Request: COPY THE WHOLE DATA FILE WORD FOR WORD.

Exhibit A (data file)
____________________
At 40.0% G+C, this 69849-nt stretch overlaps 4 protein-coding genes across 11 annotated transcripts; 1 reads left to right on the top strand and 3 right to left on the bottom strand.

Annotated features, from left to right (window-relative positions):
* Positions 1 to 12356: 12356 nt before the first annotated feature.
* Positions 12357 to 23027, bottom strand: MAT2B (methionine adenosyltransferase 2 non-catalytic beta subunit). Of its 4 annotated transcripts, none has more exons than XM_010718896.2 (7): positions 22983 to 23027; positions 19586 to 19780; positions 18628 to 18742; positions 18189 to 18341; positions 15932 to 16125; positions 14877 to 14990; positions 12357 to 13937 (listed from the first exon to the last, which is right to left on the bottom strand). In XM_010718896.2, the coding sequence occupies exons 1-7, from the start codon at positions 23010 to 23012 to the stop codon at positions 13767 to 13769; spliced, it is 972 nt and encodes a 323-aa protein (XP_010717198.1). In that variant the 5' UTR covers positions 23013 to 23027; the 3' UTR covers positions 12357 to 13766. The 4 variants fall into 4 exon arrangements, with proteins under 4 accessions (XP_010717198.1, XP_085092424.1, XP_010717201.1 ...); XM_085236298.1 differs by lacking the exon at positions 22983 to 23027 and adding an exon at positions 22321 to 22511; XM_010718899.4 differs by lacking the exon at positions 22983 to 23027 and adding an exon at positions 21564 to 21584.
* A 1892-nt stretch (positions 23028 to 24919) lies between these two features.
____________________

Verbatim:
At 40.0% G+C, this 69849-nt stretch overlaps 4 protein-coding genes across 11 annotated transcripts; 1 reads left to right on the top strand and 3 right to left on the bottom strand.

Annotated features, from left to right (window-relative positions):
* Positions 1 to 12356: 12356 nt before the first annotated feature.
* Positions 12357 to 23027, bottom strand: MAT2B (methionine adenosyltransferase 2 non-catalytic beta subunit). Of its 4 annotated transcripts, none has more exons than XM_010718896.2 (7): positions 22983 to 23027; positions 19586 to 19780; positions 18628 to 18742; positions 18189 to 18341; positions 15932 to 16125; positions 14877 to 14990; positions 12357 to 13937 (listed from the first exon to the last, which is right to left on the bottom strand). In XM_010718896.2, the coding sequence occupies exons 1-7, from the start codon at positions 23010 to 23012 to the stop codon at positions 13767 to 13769; spliced, it is 972 nt and encodes a 323-aa protein (XP_010717198.1). In that variant the 5' UTR covers positions 23013 to 23027; the 3' UTR covers positions 12357 to 13766. The 4 variants fall into 4 exon arrangements, with proteins under 4 accessions (XP_010717198.1, XP_085092424.1, XP_010717201.1 ...); XM_085236298.1 differs by lacking the exon at positions 22983 to 23027 and adding an exon at positions 22321 to 22511; XM_010718899.4 differs by lacking the exon at positions 22983 to 23027 and adding an exon at positions 21564 to 21584.
* A 1892-nt stretch (positions 23028 to 24919) lies between these two features.